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[APD] The "seed" theory with why algae does not grow when plants are

I've suggested for some time that algae "know" when to grow and when not to

I've argued that nutrient limitation is not the causitive mechanism for
algae decline when plants are growing.
I've aruged that allelopathy does not seem to have much role/effect.
I've agued for and against photorespiration(I did a test with algae's
responses to a variety of CO2/O2 conditions and measured the algal biomass
by Chl a measurements).
I've argued these mechanisms for some time but I have still felt that algae
"know when to grow" and "when not to grow". I think it might make more
sense to folks to consider spores like plant seeds to understand and
consider this concept. 
There are other issues, like herbivory, pruning the plants and replanting
the tops, water changes, us picking off algae etc.

I think if you think about algae spores like one often does a seed, it
might help to understand this idea better.

Seeds often will not germinate unless they have precise conditions.
I would argue the same is true for algae.

Seeds will often not germinate if there are other competitors around
already, they will wait till they die back, or something causes the
competitor's demise.
Algae spores are very tough and have similar approachs in the water column.

How do they sense this? 
I'm not sure about some, some algae certainly sense NH4+, I've shown this
with Green water and staghorn, Urea can also be included there.
It often seems anytime the plants slow down or stop growing, then the algae
start up.

I think of my gravel as my seed back of algae spores.
I have been using a pelagic plant, Utricularia stellaris to investigate the
effect of well growing plant on the algae. 
Since it has no roots, there is nothing disturbing it and the weight,
sampling it easier.
Hornwort, Riccia etc can be used also.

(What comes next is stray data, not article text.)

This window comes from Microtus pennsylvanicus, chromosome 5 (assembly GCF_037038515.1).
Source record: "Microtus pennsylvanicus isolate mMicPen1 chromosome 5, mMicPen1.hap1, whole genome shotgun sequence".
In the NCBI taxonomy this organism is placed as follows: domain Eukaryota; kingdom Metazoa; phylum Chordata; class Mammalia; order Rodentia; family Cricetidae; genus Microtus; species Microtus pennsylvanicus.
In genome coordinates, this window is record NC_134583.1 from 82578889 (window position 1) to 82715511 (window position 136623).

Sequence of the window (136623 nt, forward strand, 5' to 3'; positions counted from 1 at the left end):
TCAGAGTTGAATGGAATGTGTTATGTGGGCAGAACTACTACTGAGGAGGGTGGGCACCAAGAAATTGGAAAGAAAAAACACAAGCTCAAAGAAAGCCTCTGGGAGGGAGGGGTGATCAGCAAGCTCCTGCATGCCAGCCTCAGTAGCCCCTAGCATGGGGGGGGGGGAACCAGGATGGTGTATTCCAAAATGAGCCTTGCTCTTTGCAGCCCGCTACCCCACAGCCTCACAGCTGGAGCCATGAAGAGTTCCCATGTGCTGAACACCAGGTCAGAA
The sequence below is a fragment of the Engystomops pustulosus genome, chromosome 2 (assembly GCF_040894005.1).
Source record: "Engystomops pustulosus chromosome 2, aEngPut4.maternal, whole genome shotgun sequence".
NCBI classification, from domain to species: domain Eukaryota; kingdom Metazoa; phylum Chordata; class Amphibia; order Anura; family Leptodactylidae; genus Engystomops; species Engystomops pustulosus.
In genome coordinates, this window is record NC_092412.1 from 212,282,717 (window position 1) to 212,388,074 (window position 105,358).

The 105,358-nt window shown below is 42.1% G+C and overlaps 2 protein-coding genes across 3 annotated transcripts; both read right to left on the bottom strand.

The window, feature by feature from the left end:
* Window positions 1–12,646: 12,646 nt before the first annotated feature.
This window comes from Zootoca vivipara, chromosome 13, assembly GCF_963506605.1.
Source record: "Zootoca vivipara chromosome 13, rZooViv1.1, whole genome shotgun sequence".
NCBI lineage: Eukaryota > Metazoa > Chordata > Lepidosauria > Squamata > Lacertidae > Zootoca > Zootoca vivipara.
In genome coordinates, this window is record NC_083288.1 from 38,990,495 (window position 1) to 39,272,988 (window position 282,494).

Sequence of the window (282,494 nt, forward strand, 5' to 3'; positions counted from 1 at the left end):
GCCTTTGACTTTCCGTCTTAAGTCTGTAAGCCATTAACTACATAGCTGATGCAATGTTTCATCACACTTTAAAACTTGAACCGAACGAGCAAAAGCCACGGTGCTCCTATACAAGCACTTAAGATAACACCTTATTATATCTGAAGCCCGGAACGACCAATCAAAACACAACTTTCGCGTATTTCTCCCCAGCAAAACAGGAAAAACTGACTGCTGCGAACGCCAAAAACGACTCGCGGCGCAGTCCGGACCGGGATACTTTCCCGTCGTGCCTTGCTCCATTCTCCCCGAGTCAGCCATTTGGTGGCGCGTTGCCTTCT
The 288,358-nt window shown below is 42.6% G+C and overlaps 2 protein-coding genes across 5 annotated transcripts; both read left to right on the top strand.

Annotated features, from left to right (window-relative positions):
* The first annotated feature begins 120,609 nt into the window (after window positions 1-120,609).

This Bladderwort grows very quickly(several inches a day) and can be added
and removed easily to note algae growth differences with and without plants
at the same nutrient levels. This removes the plant's cycling with the
substrate and better isolates the issue of what is causing the algae not to
grow even when there are plenty of nutrients available.

This may relate to the alternate stable states theory that Bachmann and
Hoyer have put forth and other limnologist focusing on macrophyte dominated
sub and tropical lakes.

I think some of the key things they are already done has opened more
questions than answers. The paper tells me what is not the case(eg high
nutrients do not mean the lake will become algae covered and turbid), but
also has cases where the lake is pea soup with similar conditions. Both
states are stable.

So perhaps it's NH4 cycling that occurs too fast to measure, but can be
traced using isotopes(which is what I'm doing now with a Sag).
But out of 319 lakes over  wide range, there's no pattern to suggest that
nutrients cause a lake to be full of plants and gin clear or pea soup with
Planted Aquariums might be able to isolate these issue better.

I think many folks have the attitude that everything is know etc in
science. Few people study tropical macrophyte dominated lakes and rivers
There's very little known really.
But they spend roughly 50 million a year in the state of Florida alone on
weed and algal management, so it's getting more attention.

Tom Barr



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